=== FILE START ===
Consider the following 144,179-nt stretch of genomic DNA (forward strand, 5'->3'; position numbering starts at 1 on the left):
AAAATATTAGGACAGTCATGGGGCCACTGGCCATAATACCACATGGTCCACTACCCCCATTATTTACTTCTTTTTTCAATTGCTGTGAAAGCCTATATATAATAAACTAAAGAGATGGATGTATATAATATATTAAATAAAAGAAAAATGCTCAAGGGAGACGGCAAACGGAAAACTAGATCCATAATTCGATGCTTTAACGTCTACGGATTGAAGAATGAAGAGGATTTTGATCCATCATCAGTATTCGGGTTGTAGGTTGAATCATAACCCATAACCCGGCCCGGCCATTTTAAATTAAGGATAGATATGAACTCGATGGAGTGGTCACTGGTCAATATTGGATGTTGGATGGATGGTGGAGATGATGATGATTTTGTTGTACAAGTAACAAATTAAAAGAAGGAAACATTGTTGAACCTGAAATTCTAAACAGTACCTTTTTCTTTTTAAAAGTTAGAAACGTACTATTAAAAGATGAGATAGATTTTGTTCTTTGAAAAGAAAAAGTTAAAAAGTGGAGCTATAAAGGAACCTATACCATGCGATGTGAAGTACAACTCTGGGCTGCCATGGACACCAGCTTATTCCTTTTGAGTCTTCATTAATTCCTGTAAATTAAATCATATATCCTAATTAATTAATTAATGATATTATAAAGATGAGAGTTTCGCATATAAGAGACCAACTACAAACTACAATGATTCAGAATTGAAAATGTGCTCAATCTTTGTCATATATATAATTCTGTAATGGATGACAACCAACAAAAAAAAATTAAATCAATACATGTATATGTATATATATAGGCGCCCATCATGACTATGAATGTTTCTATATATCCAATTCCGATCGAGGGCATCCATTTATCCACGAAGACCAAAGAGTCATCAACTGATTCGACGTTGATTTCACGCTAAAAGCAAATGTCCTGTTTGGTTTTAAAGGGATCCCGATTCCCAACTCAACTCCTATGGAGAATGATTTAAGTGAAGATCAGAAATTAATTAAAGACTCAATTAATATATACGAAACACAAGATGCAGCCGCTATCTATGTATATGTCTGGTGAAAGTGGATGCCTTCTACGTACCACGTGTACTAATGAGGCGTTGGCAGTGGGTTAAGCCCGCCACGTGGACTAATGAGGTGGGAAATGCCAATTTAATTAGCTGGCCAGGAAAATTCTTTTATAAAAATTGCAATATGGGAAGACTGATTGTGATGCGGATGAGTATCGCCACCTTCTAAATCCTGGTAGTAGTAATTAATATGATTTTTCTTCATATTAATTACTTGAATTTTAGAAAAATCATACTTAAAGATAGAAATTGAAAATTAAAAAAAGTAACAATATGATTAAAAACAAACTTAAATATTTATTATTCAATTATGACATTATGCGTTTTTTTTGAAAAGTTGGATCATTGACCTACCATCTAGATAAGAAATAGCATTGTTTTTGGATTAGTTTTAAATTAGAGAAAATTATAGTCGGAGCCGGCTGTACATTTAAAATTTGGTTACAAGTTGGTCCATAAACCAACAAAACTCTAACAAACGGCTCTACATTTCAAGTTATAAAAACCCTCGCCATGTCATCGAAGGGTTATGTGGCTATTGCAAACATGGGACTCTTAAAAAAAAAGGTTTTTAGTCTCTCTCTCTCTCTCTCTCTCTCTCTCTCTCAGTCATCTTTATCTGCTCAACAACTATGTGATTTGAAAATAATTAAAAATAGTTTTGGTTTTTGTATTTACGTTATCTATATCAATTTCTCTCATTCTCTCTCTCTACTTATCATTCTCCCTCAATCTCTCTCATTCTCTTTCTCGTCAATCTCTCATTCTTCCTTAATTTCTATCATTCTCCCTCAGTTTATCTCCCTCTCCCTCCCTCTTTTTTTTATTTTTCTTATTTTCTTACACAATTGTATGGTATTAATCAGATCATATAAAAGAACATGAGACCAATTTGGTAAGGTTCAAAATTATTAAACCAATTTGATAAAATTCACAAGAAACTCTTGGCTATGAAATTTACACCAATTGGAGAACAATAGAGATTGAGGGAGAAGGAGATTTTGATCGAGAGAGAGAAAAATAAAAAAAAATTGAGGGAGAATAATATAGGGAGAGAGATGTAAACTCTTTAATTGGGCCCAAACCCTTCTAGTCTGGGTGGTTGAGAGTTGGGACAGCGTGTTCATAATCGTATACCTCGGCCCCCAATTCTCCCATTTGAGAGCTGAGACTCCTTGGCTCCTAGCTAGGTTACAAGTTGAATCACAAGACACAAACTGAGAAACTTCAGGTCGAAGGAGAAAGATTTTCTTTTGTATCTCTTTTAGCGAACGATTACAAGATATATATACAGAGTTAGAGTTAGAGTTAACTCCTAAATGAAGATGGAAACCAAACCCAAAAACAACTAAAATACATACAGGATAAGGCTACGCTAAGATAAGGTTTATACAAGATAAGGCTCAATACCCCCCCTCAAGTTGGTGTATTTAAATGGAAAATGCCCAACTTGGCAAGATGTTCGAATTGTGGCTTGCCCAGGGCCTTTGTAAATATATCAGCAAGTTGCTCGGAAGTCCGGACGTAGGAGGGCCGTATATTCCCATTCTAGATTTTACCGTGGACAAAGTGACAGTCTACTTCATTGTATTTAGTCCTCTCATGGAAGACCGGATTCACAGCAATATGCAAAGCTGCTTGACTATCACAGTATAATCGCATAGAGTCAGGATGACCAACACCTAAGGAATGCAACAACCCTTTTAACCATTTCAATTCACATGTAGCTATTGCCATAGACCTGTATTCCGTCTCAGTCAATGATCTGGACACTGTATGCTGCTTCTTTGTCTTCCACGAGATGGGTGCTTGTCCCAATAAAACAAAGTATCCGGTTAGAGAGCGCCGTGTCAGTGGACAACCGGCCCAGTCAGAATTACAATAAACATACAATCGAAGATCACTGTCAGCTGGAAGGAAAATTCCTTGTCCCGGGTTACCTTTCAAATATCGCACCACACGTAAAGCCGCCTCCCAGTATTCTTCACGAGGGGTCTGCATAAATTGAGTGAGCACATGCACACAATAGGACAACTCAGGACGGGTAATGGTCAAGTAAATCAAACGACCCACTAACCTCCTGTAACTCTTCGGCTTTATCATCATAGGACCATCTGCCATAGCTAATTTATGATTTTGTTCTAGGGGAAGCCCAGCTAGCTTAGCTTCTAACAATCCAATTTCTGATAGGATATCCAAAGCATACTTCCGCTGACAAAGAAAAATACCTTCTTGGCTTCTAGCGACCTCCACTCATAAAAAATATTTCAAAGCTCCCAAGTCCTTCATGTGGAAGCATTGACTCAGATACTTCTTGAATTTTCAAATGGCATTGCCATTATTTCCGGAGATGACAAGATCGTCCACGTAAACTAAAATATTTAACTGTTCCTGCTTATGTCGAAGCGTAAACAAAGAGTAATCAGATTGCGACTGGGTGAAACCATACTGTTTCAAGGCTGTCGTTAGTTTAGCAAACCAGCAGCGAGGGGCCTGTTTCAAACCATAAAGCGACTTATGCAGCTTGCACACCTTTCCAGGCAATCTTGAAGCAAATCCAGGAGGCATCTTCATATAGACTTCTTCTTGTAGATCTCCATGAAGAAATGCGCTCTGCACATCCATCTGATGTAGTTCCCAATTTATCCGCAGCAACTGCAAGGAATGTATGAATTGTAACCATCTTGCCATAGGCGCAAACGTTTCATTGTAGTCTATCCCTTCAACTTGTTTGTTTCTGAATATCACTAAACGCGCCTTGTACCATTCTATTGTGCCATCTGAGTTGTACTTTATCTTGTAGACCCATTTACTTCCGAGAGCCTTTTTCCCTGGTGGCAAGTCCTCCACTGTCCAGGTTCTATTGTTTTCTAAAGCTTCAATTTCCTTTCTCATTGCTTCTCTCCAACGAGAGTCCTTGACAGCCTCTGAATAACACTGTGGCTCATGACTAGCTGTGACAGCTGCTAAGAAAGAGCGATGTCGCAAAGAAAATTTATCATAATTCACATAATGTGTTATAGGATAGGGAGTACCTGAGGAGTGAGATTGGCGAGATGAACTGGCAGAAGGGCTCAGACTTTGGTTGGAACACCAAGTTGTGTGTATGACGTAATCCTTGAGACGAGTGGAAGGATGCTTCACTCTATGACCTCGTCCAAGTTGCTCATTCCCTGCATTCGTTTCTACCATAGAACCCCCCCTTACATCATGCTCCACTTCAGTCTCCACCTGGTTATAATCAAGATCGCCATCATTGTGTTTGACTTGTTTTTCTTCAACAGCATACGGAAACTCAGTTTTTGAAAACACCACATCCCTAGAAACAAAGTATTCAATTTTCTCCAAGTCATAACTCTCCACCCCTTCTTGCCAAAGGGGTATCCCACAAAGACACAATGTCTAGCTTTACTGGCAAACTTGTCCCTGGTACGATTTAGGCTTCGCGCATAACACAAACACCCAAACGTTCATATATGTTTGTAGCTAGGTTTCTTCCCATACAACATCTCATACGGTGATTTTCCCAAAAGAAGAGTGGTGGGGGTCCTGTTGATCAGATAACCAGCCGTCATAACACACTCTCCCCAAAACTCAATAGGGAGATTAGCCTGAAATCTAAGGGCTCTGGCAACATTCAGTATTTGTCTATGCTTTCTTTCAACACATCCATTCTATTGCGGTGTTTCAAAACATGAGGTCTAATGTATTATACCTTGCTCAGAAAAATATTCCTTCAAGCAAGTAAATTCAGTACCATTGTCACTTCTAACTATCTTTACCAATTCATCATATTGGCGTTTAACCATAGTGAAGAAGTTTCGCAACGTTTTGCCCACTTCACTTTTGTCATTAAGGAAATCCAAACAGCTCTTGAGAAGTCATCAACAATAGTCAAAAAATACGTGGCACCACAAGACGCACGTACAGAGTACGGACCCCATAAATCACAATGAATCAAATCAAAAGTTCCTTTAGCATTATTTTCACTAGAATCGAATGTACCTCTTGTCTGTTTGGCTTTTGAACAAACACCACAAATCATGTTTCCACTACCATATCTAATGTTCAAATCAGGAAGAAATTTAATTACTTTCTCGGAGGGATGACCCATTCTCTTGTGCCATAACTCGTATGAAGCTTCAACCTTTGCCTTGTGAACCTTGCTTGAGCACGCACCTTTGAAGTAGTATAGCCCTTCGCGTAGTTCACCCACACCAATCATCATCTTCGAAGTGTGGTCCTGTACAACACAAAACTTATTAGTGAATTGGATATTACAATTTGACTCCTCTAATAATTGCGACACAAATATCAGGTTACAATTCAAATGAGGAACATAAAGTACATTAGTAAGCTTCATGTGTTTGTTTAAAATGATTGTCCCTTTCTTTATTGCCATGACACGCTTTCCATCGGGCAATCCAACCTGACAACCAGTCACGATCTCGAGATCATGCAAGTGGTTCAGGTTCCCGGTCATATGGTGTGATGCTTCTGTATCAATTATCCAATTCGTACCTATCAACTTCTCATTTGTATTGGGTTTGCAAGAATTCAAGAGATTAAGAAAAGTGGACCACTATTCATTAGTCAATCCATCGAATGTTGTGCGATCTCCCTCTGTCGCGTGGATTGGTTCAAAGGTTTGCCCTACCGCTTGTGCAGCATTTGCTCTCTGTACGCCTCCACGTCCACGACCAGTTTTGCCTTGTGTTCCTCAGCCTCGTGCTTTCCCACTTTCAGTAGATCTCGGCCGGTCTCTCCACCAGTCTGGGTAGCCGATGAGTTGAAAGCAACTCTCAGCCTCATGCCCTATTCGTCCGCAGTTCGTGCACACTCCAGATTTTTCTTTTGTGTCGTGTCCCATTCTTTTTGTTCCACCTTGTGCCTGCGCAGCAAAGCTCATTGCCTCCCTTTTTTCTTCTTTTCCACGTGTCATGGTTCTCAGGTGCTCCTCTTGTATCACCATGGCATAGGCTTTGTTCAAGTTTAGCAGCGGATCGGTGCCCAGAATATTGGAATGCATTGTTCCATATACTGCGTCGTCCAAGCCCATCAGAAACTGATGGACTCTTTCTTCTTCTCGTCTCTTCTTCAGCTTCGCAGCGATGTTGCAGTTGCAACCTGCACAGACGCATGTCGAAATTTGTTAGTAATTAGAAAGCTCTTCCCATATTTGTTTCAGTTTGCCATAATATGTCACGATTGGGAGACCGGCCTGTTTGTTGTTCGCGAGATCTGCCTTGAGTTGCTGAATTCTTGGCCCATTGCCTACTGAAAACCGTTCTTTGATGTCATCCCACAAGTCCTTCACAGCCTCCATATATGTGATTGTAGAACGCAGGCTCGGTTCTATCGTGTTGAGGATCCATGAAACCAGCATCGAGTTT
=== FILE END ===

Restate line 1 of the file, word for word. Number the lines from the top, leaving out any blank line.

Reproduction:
Consider the following 144,179-nt stretch of genomic DNA (forward strand, 5'->3'; position numbering starts at 1 on the left):